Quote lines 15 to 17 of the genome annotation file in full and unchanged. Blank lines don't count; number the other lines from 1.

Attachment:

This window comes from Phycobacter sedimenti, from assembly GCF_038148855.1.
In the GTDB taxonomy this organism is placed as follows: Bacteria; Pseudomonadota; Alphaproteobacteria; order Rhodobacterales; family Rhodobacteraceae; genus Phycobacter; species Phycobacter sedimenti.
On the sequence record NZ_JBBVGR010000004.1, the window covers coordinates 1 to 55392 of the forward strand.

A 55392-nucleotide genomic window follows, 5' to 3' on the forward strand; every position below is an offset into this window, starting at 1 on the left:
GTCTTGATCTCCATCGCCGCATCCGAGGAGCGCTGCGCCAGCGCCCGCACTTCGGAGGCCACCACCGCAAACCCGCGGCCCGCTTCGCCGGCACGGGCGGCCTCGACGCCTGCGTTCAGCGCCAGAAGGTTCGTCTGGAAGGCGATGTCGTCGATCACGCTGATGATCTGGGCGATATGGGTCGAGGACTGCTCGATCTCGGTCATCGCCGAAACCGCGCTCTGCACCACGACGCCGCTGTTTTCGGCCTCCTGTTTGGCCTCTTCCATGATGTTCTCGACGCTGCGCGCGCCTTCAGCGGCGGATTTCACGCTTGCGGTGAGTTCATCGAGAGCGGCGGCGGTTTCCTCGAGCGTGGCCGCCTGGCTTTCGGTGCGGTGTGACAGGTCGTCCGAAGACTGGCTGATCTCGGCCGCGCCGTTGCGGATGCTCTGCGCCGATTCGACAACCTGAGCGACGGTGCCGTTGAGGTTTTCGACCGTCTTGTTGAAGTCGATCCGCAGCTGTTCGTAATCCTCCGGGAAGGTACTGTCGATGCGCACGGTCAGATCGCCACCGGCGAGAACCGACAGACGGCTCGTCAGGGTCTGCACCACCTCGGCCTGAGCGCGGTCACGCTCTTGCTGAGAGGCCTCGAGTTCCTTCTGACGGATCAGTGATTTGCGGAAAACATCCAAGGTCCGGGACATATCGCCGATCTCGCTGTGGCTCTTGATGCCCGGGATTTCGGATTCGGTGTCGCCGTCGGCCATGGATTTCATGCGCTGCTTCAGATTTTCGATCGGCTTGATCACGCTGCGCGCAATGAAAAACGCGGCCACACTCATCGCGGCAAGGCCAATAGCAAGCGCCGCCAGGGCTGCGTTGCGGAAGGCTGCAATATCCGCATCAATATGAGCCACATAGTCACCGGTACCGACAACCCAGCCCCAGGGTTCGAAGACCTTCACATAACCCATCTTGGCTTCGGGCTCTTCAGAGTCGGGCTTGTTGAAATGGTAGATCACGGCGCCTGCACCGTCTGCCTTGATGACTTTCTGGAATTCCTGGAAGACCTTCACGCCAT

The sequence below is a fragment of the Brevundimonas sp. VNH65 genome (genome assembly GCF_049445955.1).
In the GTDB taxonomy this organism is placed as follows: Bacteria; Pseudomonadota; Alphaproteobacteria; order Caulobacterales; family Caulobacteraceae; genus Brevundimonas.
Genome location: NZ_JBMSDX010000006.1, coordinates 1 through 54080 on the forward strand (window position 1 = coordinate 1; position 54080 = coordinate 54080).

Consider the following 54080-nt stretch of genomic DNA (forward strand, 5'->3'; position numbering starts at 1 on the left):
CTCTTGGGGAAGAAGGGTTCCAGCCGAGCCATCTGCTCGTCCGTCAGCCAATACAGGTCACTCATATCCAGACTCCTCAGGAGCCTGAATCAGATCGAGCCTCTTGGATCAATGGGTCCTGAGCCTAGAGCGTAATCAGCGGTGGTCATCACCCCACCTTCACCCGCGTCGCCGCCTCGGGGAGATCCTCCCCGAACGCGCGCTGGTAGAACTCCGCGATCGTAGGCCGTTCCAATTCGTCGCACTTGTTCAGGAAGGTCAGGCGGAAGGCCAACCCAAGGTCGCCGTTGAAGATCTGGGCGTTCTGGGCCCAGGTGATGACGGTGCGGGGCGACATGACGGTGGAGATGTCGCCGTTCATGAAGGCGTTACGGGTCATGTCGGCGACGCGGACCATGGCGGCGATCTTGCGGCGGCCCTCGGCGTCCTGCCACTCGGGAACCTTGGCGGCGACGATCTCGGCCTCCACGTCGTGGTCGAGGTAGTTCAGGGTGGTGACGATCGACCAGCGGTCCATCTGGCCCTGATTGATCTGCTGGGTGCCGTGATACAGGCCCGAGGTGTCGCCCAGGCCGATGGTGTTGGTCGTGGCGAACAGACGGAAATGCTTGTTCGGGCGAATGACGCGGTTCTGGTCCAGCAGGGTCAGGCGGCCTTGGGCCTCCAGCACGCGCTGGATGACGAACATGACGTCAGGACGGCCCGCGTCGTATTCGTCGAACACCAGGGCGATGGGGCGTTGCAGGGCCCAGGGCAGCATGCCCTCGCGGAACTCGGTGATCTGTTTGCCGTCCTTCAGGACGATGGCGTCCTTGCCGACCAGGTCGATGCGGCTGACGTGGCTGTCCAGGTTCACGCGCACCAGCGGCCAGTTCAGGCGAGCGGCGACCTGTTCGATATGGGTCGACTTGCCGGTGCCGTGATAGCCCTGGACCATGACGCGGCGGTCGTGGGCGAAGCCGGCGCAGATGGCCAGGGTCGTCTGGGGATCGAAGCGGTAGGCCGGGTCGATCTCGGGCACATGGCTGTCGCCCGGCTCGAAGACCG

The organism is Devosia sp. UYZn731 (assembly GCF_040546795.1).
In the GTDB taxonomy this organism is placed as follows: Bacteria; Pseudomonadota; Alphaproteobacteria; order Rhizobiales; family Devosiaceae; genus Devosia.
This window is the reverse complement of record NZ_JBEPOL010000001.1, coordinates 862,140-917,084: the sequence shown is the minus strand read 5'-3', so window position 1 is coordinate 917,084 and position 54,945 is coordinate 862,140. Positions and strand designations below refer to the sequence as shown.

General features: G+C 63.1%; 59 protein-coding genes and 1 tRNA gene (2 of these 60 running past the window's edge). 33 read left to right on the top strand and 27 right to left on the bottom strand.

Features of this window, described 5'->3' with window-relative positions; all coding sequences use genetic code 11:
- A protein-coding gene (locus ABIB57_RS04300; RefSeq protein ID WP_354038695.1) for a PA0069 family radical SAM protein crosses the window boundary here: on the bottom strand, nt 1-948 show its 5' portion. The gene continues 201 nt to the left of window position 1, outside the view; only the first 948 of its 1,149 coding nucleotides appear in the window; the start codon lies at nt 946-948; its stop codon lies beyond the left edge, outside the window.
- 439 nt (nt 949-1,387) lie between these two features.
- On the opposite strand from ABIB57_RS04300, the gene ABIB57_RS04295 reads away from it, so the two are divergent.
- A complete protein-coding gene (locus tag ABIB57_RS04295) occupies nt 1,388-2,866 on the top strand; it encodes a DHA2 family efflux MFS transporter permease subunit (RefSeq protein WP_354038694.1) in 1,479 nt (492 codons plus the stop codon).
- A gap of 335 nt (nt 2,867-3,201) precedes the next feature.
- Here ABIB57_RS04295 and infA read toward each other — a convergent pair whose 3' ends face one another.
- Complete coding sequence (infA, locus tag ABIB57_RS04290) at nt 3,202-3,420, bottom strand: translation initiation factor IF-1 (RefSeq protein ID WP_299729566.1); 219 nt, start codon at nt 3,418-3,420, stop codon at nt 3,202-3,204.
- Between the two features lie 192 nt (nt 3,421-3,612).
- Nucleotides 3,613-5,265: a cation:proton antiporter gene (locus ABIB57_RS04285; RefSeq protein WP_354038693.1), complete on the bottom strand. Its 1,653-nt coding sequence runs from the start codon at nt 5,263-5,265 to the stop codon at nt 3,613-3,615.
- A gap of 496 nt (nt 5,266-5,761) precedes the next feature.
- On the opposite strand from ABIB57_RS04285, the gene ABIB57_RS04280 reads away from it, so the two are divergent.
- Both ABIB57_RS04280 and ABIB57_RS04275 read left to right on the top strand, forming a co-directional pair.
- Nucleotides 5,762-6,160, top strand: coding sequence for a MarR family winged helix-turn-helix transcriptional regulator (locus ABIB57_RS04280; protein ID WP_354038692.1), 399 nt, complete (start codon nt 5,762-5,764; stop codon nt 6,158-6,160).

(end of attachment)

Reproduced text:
Features of this window, described 5'->3' with window-relative positions; all coding sequences use genetic code 11:
- A protein-coding gene (locus ABIB57_RS04300; RefSeq protein ID WP_354038695.1) for a PA0069 family radical SAM protein crosses the window boundary here: on the bottom strand, nt 1-948 show its 5' portion. The gene continues 201 nt to the left of window position 1, outside the view; only the first 948 of its 1,149 coding nucleotides appear in the window; the start codon lies at nt 946-948; its stop codon lies beyond the left edge, outside the window.
- 439 nt (nt 949-1,387) lie between these two features.